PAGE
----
Who she is: A pioneering honeybee researcher, Spivak is helping to protect honeybees from colony collapse disorder. In recent years, the mysterious illness has decimated entire hives and, in turn, is threatening the broader food chain. Honeybees pollinate roughly one-third of the American food supply each year—$15 billion worth of crops. Some, like avocados, apples, and cherries, are 90 percent dependent on bees.
Breakthrough idea: Beekeepers have long used pesticides and antibiotics to control parasites and pathogens, but Spivak instead focused on the bees' traits. She began breeding a line of bees for "hygienic behavior," a genetically based trait that prompts bees to remove diseased or infested offspring from the hive to prevent the problem from spreading. "I knew it would be better for the bees to develop their own defenses and not have to rely on human intervention," she says.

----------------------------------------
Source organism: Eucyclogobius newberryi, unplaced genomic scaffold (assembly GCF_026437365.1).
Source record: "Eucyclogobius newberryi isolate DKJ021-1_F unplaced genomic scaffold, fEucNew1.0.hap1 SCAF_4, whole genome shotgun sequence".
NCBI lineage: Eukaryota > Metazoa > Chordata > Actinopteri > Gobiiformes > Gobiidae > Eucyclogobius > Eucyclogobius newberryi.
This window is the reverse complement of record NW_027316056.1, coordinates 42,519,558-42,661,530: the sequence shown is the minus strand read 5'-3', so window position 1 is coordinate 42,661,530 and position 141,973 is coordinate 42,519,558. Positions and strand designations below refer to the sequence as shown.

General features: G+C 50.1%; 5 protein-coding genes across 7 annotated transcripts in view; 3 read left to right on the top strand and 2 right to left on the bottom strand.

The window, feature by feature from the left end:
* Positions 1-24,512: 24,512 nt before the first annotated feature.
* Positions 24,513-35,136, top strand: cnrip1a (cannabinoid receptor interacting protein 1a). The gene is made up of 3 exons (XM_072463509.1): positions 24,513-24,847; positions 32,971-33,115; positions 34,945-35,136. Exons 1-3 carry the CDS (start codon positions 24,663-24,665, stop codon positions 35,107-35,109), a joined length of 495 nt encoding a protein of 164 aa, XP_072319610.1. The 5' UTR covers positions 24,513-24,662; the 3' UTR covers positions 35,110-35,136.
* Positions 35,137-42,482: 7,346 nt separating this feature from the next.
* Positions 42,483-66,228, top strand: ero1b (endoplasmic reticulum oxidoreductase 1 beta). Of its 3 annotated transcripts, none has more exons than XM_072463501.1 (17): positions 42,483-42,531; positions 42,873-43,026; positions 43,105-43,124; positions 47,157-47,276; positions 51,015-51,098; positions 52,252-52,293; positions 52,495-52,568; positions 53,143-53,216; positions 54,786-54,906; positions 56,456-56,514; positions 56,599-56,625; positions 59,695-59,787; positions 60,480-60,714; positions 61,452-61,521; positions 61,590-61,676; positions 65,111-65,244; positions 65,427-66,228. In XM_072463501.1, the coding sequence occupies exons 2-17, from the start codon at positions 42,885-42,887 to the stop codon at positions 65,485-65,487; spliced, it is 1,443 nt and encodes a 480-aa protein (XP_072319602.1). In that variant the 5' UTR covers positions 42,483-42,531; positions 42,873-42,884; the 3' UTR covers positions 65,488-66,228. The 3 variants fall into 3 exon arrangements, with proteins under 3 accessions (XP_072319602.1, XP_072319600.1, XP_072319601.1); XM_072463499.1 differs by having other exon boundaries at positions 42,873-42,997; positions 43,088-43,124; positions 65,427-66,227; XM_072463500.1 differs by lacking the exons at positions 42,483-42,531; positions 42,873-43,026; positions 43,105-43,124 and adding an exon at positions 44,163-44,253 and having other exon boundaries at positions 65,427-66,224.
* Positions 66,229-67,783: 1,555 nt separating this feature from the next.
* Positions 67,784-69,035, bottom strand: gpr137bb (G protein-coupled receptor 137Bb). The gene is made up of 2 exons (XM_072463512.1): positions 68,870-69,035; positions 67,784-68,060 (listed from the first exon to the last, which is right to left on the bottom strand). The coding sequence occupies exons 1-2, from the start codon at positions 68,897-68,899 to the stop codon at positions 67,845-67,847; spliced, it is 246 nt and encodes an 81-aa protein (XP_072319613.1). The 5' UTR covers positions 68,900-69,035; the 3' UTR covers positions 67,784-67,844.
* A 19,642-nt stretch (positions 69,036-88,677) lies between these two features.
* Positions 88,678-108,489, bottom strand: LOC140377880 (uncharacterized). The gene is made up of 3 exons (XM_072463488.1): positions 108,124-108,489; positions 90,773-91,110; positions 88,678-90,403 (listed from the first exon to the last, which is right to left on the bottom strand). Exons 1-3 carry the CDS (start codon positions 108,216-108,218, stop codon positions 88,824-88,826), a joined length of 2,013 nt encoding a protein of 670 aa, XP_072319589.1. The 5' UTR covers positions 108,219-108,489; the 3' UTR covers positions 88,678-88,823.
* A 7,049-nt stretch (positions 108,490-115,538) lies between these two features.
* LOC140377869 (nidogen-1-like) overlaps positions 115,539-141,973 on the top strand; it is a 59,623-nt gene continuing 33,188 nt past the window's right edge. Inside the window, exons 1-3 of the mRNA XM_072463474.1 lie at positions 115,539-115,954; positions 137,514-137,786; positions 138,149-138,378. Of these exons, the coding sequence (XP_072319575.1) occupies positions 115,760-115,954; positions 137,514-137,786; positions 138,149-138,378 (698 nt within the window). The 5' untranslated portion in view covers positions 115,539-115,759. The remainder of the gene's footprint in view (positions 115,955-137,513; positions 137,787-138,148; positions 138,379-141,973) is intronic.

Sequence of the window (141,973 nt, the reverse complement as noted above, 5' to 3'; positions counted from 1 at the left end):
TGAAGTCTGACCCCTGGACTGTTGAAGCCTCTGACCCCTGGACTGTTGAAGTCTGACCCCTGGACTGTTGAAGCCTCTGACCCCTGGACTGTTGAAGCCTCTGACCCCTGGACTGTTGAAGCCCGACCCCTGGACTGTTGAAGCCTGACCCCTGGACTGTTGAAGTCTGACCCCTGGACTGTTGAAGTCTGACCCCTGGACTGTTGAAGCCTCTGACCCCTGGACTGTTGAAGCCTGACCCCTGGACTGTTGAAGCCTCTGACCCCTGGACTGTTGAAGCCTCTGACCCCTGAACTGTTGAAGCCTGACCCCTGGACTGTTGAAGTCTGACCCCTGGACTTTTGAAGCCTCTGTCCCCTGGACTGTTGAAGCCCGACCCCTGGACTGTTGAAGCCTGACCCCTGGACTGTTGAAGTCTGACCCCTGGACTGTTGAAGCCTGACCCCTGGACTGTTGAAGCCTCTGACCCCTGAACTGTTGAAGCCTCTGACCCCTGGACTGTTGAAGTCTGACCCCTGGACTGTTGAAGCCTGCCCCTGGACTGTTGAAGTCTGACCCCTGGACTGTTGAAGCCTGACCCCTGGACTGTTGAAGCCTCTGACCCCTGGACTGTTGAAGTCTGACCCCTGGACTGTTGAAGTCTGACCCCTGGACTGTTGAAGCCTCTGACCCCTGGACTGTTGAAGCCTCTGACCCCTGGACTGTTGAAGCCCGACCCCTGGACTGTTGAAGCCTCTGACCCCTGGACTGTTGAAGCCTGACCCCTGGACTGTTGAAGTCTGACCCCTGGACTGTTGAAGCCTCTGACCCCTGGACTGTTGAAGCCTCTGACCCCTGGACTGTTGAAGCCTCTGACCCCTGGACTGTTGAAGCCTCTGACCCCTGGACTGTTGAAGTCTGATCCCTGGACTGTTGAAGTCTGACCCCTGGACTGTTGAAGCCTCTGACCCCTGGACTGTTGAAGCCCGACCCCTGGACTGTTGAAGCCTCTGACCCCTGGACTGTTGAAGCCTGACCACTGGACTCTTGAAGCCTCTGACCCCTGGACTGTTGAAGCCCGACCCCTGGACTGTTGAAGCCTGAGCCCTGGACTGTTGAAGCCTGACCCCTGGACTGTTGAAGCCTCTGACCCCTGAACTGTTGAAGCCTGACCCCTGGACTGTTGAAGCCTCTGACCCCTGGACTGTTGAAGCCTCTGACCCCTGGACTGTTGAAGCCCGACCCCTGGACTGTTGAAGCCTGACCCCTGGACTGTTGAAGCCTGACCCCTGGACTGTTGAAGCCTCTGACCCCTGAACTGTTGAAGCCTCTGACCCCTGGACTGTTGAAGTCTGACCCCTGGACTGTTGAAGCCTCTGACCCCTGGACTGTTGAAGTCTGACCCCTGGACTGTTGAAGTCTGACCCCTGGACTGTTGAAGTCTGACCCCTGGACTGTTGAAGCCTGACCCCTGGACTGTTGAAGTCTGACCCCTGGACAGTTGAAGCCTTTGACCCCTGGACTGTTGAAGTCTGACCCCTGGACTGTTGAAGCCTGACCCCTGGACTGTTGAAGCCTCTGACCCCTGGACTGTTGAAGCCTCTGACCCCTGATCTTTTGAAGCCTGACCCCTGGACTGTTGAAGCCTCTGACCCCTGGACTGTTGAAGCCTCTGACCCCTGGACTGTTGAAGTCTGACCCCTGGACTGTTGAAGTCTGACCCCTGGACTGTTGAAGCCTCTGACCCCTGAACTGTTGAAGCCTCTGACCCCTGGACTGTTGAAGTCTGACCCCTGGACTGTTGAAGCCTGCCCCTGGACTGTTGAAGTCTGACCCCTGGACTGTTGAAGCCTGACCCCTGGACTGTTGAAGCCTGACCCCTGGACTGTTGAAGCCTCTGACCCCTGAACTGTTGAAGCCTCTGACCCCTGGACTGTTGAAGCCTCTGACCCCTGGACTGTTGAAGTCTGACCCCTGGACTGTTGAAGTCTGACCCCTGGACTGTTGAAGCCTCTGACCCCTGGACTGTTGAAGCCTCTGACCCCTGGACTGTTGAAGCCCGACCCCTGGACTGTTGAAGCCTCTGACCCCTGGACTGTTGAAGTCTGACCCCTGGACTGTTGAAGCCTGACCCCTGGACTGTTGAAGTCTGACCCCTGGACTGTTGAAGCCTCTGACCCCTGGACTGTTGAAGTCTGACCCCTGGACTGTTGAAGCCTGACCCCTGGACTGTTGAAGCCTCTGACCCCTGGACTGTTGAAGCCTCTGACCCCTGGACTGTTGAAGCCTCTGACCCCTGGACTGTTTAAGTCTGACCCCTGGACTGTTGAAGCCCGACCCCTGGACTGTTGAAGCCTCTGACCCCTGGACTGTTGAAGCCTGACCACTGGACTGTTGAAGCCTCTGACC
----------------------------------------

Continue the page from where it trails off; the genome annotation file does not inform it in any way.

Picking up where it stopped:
What's next: Opening the Bee Research and Discovery Center, a hub of honeybee testing and data, laboratories, and public demonstrations on sustainable beekeeping and honey extraction.
What the experts say: "Saving the honeybees is one of the most important tasks we face. If we lose them, it will be very hard for us to feed ourselves." —Michael Pollan, author
Breakthrough advice: "Don't shy away from making mistakes—it means you're learning." —Tracie McMillan